OCEAN CITY — Citizen-sourced complaints and historically “problematic” properties will continue to drive enforcement of Ocean City’s occupancy law, despite claims that efforts combating overcrowding will be upped this season.
City officials tried to explain exactly what they mean when they say they plan to “increase enforcement” of the city’s occupancy law and other housing related topics on Tuesday at the Roland E Powell Convention Center to dozens of community members, landlords, and property owners.
“We are trying to improve living conditions in Ocean City by holding properties to a high standard,” said Bill Neville, the city’s director of planning and zoning. “I liken this discussion to getting your boat ready for the season. That’s what we hope this discussion will help you do with your properties prior to summer.”
The city’s PRESS committee (Property Review and Enforcement Strategies for Safe housing committee), led by Ocean City Councilman Wayne Hartman, organized the meeting that was part community workshop and part town hall meeting.
Attendees got the skinny on slight changes to the city’s occupancy law (40-square-foot per person in a bedroom with a 10-square-foot allowance for closet space), the city’s intent to ramp up inspections of properties before the summer season begins to ensure compliance with the law and its intent to streamline how it handles problematic properties through licensing initiatives throughout the season.
One tool will be to sharpen the focus on weekend enforcement of potential overcrowding in rental properties.
“It has always been a part of our enforcement strategy to come in on weekends during March, April, and May looking for contractors working on buildings and potential illegal activity,” said Kevin Brown, the city’s chief building inspector. “We’ve taken a turn now and there may be a need for a call for enforcement officers to come in on the weekend based on a complaint, strictly complaint based, to come in on an overcrowding situation referred to us by the police department or the fire marshal’s office.”
Brown said 90 percent of the city’s overcrowding issues on the weekends in the summertime are handled by the police department.
In recent weeks, the Mayor and City Council amended the city’s 37-year-old occupancy law slightly to add an allowance of 10 square feet per bedroom for closet space in addition to the 40 square feet requirement per person in a bedroom.
Although the law change was enacted predominantly for seasonal rentals, particularly for J-1 visa students due to a housing shortage, Hartman made it clear during last week’s council meeting that the law pertains to all housing in Ocean City.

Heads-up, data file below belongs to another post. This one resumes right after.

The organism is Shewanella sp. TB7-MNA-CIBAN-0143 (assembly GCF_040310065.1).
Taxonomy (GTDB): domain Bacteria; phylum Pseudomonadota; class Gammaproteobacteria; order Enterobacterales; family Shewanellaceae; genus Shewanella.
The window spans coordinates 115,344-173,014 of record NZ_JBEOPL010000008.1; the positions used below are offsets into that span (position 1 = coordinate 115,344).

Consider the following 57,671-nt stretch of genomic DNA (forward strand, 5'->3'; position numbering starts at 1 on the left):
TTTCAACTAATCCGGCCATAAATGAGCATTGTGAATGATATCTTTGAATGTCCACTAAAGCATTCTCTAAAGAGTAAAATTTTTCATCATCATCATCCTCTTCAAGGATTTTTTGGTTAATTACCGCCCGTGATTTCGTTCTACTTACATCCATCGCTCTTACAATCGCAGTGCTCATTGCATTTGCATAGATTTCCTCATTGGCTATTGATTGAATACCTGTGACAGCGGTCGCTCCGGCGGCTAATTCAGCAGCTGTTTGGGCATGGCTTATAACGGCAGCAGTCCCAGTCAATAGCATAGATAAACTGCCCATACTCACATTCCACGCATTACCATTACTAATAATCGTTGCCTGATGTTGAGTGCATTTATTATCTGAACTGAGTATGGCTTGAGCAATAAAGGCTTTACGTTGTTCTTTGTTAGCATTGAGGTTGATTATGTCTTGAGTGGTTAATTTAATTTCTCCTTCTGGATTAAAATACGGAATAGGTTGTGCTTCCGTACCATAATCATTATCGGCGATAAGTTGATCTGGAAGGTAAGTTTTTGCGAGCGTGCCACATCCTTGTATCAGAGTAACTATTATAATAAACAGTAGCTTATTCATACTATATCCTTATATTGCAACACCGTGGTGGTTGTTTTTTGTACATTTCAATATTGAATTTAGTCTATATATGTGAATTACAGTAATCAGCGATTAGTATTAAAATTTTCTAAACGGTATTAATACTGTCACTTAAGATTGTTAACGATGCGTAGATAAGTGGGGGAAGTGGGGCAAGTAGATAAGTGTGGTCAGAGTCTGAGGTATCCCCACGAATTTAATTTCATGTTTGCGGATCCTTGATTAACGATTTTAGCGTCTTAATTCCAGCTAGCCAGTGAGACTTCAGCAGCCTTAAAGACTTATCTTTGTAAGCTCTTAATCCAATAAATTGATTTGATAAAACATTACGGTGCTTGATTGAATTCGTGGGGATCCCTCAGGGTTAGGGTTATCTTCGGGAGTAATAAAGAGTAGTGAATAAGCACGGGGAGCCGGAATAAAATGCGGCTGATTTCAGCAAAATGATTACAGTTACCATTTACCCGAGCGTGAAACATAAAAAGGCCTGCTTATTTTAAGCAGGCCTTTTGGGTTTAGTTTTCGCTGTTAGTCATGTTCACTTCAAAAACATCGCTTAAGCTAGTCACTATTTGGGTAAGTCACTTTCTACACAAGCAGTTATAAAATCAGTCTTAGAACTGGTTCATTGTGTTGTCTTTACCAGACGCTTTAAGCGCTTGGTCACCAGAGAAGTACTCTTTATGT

“I think this process was important and eye opening for everyone on the council,” said Hartman. “They understand the enforcement side is what is going to make this work or not work.”
From the workshop angle, Neville and other members of the PRESS group, including officials from the fire marshal’s office, the OCPD and licensing departments outlined and explained new regulations in the topics of overcrowding, noise, property maintenance, rental licensing, zoning, building class and fire protection. Yet, throughout the 95-minute discussion, when members of the audience spoke up, it became much more “town hall-like.”
One woman, who did not publically give her name, queried about the rationale behind the much publicized housing shortage for J-1 students that the city is facing juxtaposed with the city’s rental regulations in R-1 zoned districts of Ocean City, which significantly limits the types of groups who may rent a property in that particular zone.
“It’s crazy to me that my five-bedroom home in an R-1 zone, can’t house four students who are working here for the summer, when there is a need for housing in the town, but yet, I could have 20 related family members in the house. It’s a contradiction,” she said.
In an R-1 zone, new city regulations prohibits short-term rentals and restricts rentals for any more than four unrelated occupants in an R-1 property.
Outcry from year-round residents who live in those neighborhoods called out for families to inhabit those homes during the summer months because as one gentleman stated during the meeting, “the families usually cause less problems than a group of unrelated individuals.”
Zoning Administrator Blaine Smith talked about the city’s stance on the R-1 district.
“In 1970, the zoning code established the definition of family in order to keep the character of these neighborhoods in the R-1 district,” said Smith. “It’s important to have a balance of year-round versus tourist population in this area.”
One interesting footnote to the conversation pertained to rental licenses, most notably the new rental license fee of $191, and an increase in fines for any property that fails to obtain the required rental license.
Neville and other city officials encouraged property owners to schedule a pre-season inspection to establish the proper occupancy for each unit, and to visibly place the rental license sticker in the front window of the unit to help police officials contact the proper party in the event of an incident with a tenant during the summer.
However, one area where the city may struggle with enforcement in regards to the rental license issue is the growing number of properties listed on the website Air BnB.
Ocean City License Inspector Mike Sherman told The Dispatch last fall that almost all of the properties listed on the popular website have been contacted and are in compliance.
Yet, as the number of properties in Ocean City listed on the site grows seemingly by the day, and the vague nature of identifying the address of the property without being linked directly into Air BnB’s online portal, Sherman concedes that enforcement of the city’s licensing laws in cyberspace will likely continue to be “challenging.”